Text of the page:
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MP3 cyberchambermusic - cyber Beethoven Mozart and Vivaldi

A crystal clear computer performance of timeless classical music or chamber music without the chamber.

8 MP3 Songs
ELECTRONIC: Virtual Orchestra, CLASSICAL: Traditional


In order to specify a note, in the scientific sense, four things are needed. First is the pitch. Second the volume or loudness. Third is the length of the note. These three properties are called the MIDI data. The size of the file for the midi data is small, only a few kilobytes.
Fourth is the timbre or tone of the note. Technically speaking, this property of the note is the combination of the overtones unique to the instrument. Our ears hear quite different tones when we hear an oboe and a violin even though they may be playing the same note. The file needed to assign timbre to a note is very large indeed. It is measured in megabytes.

In the 60''s RCA Victor was studying the question of whether an electronic circuit could be made to generate the overtones needed to make a pure sine wave input come out sounding like an oboe. The goal was to synthesize the sounds of the orchestral instruments. Where did this lead? Today we have the electronic piano which can be switched from piano tones to others like violin sounds. The piano is passable but not so the violin. Stradivari it is not.
Enter the computer. With the computer and digital signal processing comes a new way to look at the question. The solution is this: use a real oboe. Have an oboist play a note like A-440 and record the sound as a digital WAV file on the computer. When the midi sequence comes to the place where it requires an oboe to play A-440, have the computer play the recorded oboe. Have the oboist play each note in the range of his instrument and record these SAMPLES on the computer. Do this for all the orchestral instruments.

Now type the midi data sequence needed to play Beethoven''s 5th symphony into the computer and run the sequence through the sampler and - out comes cyber music - a performance produced on the computer.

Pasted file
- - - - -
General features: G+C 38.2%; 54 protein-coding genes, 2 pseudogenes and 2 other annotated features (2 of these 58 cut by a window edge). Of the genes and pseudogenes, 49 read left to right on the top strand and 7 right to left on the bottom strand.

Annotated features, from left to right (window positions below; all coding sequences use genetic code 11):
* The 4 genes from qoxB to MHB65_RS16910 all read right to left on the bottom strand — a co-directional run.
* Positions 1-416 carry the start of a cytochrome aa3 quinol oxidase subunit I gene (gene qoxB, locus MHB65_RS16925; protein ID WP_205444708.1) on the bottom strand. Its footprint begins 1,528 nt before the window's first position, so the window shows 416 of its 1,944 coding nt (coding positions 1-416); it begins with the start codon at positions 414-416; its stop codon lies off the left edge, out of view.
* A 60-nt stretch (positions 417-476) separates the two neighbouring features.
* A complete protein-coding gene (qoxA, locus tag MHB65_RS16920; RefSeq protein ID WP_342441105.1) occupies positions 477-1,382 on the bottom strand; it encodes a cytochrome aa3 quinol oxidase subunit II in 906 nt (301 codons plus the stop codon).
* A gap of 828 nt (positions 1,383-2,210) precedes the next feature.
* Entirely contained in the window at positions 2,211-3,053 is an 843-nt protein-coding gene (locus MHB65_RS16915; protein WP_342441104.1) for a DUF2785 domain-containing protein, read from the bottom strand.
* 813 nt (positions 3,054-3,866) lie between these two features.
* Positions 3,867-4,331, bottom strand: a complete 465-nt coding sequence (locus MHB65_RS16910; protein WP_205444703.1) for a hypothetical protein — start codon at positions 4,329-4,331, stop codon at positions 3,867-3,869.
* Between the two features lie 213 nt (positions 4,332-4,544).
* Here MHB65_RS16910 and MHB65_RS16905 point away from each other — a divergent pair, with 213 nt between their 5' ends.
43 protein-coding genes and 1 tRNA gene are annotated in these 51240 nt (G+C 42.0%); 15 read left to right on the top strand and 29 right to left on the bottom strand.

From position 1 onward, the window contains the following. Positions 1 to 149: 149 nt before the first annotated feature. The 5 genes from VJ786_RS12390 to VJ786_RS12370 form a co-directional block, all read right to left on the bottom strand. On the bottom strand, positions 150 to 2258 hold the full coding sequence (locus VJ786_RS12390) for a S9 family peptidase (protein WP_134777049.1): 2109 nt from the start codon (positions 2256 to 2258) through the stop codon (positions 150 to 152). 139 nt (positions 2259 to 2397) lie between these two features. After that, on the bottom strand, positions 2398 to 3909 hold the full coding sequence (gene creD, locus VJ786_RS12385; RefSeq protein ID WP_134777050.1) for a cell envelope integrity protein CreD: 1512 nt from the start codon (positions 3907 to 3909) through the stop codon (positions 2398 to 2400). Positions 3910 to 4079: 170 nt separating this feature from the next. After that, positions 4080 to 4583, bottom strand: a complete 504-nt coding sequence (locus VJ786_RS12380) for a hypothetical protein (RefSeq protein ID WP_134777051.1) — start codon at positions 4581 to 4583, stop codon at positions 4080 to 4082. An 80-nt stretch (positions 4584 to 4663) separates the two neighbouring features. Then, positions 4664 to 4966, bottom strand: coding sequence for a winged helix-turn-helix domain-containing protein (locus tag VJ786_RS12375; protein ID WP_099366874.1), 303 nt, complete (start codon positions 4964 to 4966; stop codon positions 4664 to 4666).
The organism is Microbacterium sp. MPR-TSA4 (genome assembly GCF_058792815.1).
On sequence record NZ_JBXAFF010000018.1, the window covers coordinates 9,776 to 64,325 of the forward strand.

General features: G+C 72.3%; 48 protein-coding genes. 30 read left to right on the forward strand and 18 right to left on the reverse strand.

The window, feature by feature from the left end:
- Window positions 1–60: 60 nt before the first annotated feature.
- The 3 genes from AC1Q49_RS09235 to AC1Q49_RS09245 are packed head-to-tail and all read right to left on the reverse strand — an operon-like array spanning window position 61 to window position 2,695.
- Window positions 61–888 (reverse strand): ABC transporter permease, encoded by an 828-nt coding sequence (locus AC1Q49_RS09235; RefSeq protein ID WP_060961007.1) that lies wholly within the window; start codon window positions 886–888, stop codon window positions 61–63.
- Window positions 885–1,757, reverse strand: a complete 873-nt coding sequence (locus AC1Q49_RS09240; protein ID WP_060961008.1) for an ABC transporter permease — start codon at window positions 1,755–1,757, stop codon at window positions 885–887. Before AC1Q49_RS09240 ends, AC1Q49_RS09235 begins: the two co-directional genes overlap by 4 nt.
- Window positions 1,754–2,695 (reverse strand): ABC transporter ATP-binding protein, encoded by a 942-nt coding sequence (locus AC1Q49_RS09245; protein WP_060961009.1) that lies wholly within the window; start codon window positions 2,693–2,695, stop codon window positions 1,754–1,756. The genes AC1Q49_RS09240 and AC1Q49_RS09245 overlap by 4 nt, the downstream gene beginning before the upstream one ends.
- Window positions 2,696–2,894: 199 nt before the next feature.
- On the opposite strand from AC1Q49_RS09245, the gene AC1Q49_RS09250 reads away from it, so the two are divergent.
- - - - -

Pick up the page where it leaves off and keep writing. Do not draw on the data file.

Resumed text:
A performance where one person, call him the sequencer, alone is responsible for the tempo, the dynamics, the rubato, the timbre and all the rest. Literally, one person can perform Beethoven''s symphony on the computer.

The disadvantage of a traditional live recording is the reverberation in the concert hall. The sound reaching your ear in the audience comes both from the instrument that made it but also from reflections off the walls and other surfaces. The reflections arrive at your ear late because the path traveled is longer. The resulting sound is muddy, garbled, not clear. Did Beethoven have clear music in his head when he was composing - or reverberations? I think the answer is clear. Complicated pieces (Prokofiev) can never be clearly heard in live performance. Too much is going on all at the same time.

The music on this CD was produced on the computer. There is no orchestra, no players, no conductor, no concert hall. There is only the sequencer with the composer''s score.
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Music stirs our emotions. But it can also stimulate the intellect. Vivaldi''s Baroque era is the first example. It was common then to have the violin imitate bird calls. We would expect bird songs in the summer. We would also expect a lazy afternoon siesta to be troubled by bothersome flies and a deluge from a thunderstorm. Vivaldi achieves these effects with only a string orchestra of three violins (solo, 1st and 2nd), viola, cello and contra bass (here substuting for the continuo). The performance must be light and airy so all the subtile parts can be heard.
After the Baroque era comes the Classical Period of Mozart. Mozart''s music is close to nature and has strong intellectual content. What Mozart adds is charm and grace. He also begins to see the emotional possibilities of music. His flute quartet for flute, violin, viola and cello contains all these elements in abundance. It needs a virtuoso performance though to get all the intricate parts heard.
After the Classical comes Beethoven and the Romantic Period. Beethoven was a great lover of nature and his music reflects this. Beethoven''s contribution was his discovery of the the emotional power of music which we today take for granted. His 10th quartet (1st and 2nd violins, viola and cello) is full of dramatic emotional changes. But Beethoven was also a powerful musical intellect. He uses the inovation of plucked strings extensively in the first movement to carry the theme. Hence the name "harp". He begins to see the work as a whole with the third movement serving as a transition into the fourth. Later in his C#minor quartet he will mostly abandon movements altogether in favor of the organic whole. Whatever role nature and romance play, Beethoven''s Harp Quartet is also a wonderful intellectual musical experience.
The intellectual aspect of music is promanent in cyberchambermusic''s computer performances.

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